Patients were followed from the index date until death, loss to follow-up, or date of chart abstraction, whichever occurred first. Patient characteristics included age, sex, body mass index, MM stage at diagnosis, cytogenetic profile as of the index date, and number of prior regimens. Treatment patterns included type and duration of daratumumab-based regimen. Treatment outcomes included treatment response (as per physician notes and guided by the International Myeloma Working Group consensus criteria) and time to next line of therapy (TTNT; the time between the index date and the initiation of the following line of therapy, censoring at the end of follow-up). All analyses were descriptive and stratified by race.

Results: A total of 252 patient charts were extracted: 89 Black (35.3%) and 163 White (64.7%). Black patients were, on average, younger at diagnosis (61.7 years old vs. 67.0) and at the index date (Table 1). The proportion of females was similar across both races (Black: 44.9%, White: 46.6%), and mean body mass index was slightly higher in Black patients (28.7 vs. 26.8). Black patients had longer time between initial MM diagnosis and initiation of daratumumab (43.2 vs. 34.1 months). MM stage at diagnosis, cytogenetic profile at index, and prior regimens were similar between White and Black patients (Table 1). While unknown cytogenetics were most common for both White (45.4%) and Black (59.6%) patients, White patients (20.2%) were twice as likely as Blacks (9.0%) to have high-risk cytogenetics. Black patients received more lines of treatment prior to the initiation of daratumumab (mean 2.9 vs. 2.3), with 55.1% of Black patients receiving 3 or more prior lines.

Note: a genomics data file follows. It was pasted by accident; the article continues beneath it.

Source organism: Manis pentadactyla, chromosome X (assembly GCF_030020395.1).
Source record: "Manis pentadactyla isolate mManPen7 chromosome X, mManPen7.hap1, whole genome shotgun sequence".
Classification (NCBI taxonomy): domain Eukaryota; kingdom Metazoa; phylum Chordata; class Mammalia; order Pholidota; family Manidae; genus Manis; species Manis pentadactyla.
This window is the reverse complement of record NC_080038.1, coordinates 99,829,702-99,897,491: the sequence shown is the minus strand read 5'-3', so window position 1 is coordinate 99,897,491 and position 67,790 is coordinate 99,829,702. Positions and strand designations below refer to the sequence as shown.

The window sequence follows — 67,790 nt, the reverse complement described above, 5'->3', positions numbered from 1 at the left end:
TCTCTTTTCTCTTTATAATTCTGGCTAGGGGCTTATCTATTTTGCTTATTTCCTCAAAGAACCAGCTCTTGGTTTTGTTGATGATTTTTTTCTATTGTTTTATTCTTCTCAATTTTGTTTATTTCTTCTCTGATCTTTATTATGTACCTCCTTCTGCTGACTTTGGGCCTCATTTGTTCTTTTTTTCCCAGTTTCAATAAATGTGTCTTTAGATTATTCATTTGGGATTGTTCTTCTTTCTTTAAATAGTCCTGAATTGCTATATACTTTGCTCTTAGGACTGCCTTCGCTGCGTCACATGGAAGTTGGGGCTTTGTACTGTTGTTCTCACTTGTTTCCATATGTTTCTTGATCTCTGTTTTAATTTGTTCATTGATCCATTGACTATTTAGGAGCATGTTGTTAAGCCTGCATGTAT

The most common regimen was daratumumab with pomalidomide and dexamethasone (DPd) for both races (Table 1), with use of DPd being particularly common (51.7%) in Black patients. Duration of treatment with daratumumab was similar across races (Table 1). Treatment response was similar across races: among patients initiating daratumumab in first, second and third line or after, respectively, overall response rate was 100.0%, 90.9% and 67.6% for Black patients and 100.0%, 82.9% and 65.4% for White patients. Among patients initiating daratumumab in third line or after, median TTNT was 12.3 months among Black patients and 10.4 months among White patients.